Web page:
b) RFID if employed beyond bracelets on convicts, the subject of which is an international debate, could be open to abuse by ill intentions or a collapse in exercise of political structure type.  The use of RFID for citizen law and order is more open to the abuse end of the spectrum in terms of moral relativity and a subsequent substitution of moral principles.

c) U-IT/IPTV initiates new crime.  As I write this there are two unknown and unwanted c2c networks snooping the notebook I write on, one traceable to Yongsan, the other to California.

d) U Health/Welfare is one of the systems like a) that are as good as the people operating them.  New rules or 'game like'  rules are not yet apparent. Could be subject to the same caveats as a).


To subvert labor relations, bargaining and negotiation between employer and employee or buyer and seller should be destroyed and replaced with a third party..

K U-City Not expressly implied.


This discussion does not conclude that the goal of U-City is to subvert, it looks at what it might subvert in an effort to table what that means.  The main areas that appear to be able to be subverted under the U-City plan are power stuctures in the way we relate to goverment, educators, socially and social skills as well as culture and cultural hierarchies.  Also, law and order might be subverted via surveillance, relation styles with civil servants, political stucture types, crime types and prevention remedies as well as ways of relating to health and welfare practitioners.  I have no space for a longer discussion.  It might be asked, well this is all very nice and you drew a nice diagram, but what does it mean  It means that the U-City plan is capable of subverting and subversion comes with tangible, as the Korean government knows, and intangible costs.  The example question I leave you with is what is the immediate and long term cost of goverment control of polite behavior in a online culture Remembering that this is an element of socialising that the government has absolutely never had a say in, until now.  This is one of the overt subversion of socialisation elements directly attributable to the U-City infrastructure.  What are the costs of potential subversion of all of these things compared to the gains Is the subversion taking Korea where it wants to go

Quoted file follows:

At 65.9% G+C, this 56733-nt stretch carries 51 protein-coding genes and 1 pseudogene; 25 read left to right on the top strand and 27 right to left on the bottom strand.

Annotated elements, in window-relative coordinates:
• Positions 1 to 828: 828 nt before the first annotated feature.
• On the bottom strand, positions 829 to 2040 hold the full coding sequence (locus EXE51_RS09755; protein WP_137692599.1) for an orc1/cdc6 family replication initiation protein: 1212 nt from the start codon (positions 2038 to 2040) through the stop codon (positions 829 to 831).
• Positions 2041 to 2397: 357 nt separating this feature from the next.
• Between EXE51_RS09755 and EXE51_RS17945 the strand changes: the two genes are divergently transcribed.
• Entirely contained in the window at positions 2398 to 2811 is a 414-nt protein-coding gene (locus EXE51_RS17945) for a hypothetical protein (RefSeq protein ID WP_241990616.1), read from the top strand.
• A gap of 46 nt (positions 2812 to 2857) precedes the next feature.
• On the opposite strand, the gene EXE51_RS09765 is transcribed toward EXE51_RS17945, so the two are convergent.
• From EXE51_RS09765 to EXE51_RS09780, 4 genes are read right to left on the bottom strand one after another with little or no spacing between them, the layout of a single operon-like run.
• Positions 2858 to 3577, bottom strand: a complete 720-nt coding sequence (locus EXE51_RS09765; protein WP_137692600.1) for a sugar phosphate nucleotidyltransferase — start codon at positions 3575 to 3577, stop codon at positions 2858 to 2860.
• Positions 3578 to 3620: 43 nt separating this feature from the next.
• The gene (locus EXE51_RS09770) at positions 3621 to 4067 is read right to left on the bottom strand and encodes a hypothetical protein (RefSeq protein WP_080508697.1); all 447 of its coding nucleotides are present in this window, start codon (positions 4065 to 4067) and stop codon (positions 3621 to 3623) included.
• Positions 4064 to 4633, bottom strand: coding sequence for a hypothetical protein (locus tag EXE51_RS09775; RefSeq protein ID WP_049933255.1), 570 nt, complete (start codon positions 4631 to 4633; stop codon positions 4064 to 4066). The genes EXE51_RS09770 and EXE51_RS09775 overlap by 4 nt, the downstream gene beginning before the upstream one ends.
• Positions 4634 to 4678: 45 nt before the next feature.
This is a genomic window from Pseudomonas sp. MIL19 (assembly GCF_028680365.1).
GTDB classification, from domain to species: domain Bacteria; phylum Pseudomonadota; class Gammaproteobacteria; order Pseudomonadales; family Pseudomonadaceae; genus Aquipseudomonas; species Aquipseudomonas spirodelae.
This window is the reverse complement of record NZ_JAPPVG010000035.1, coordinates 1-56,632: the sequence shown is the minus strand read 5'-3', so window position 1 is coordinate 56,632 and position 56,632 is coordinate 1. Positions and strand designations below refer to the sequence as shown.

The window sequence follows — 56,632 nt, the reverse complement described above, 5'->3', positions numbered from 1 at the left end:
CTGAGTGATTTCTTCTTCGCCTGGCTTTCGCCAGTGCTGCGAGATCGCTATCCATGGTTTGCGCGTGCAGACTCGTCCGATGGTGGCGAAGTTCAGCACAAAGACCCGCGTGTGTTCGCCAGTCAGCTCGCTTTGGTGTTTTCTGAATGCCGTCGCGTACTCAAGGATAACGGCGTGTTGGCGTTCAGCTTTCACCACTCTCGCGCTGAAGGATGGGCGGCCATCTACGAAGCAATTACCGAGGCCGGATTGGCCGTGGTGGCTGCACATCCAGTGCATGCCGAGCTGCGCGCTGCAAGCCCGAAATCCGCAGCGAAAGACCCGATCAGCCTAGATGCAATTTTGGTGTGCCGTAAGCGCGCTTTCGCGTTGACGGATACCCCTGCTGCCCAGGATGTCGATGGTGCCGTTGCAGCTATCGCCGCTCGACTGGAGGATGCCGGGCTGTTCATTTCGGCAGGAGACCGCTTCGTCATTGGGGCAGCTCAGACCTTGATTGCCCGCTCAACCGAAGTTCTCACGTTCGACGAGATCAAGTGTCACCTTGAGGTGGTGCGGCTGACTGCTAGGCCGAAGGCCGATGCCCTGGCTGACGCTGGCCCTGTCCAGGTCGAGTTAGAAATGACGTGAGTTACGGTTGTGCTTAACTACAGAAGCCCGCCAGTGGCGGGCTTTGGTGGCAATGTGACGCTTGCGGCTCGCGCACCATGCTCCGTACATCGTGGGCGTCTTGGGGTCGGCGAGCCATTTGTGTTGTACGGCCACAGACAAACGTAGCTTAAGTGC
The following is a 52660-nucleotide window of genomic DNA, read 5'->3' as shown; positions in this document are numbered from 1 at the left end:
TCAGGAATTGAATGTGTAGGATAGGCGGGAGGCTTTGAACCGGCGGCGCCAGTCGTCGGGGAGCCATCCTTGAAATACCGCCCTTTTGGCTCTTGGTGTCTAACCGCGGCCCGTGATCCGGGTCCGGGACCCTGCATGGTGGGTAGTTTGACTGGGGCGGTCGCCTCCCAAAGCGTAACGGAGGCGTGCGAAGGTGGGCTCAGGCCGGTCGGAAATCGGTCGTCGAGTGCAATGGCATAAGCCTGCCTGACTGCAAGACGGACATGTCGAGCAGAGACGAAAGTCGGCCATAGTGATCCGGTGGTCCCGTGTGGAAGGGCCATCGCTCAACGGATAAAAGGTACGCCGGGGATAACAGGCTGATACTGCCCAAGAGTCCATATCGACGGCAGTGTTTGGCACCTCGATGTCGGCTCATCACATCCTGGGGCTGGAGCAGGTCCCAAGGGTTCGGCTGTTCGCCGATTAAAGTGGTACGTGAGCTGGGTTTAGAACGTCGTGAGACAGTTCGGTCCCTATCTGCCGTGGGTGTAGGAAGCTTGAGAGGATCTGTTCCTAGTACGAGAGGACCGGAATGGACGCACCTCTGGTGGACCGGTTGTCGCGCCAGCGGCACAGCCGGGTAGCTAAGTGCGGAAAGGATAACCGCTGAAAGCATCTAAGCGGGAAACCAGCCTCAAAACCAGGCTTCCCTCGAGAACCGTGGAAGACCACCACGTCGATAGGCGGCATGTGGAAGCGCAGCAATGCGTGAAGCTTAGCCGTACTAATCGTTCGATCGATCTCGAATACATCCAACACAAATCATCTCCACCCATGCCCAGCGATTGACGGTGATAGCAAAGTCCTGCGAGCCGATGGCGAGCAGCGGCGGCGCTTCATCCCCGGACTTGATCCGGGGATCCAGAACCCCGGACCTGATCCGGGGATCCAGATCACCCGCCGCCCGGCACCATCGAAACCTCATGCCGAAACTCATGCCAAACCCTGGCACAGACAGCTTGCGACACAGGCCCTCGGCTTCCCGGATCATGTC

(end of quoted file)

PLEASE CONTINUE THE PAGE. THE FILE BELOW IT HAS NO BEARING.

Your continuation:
삭제한 댓글은 다시 복구할 수 없습니다.
그래도 삭제하시겠습니까?
댓글 0
계정을 선택하시면 로그인·계정인증을 통해
댓글을 남기실 수 있습니다.

  • #1206, 36-4 Yeouido-dong, Yeongdeungpo-gu, Seoul, Korea(Postal Code 07331)
  • 서울특별시 영등포구 여의도동 36-4 (국제금융로8길 34) / 오륜빌딩 1206호
  • URL: www.koreaittimes.com / m.koreaittimes.com. Editorial Div. 02-578-0434 / 010-2442-9446. Email: info@koreaittimes.com.
  • Publisher: Monica Younsoo Chung. Chief Editorial Writer: Kim Hyoung-joong. CEO: Lee Kap-soo. Editor: Jung Yeon-jin.
  • Juvenile Protection Manager: Yeon Choul-woong. IT Times Canada: Willow St. Vancouver BC, Canada / 070-7008-0005.
  • Copyright(C) Korea IT Times, Allrights reserved.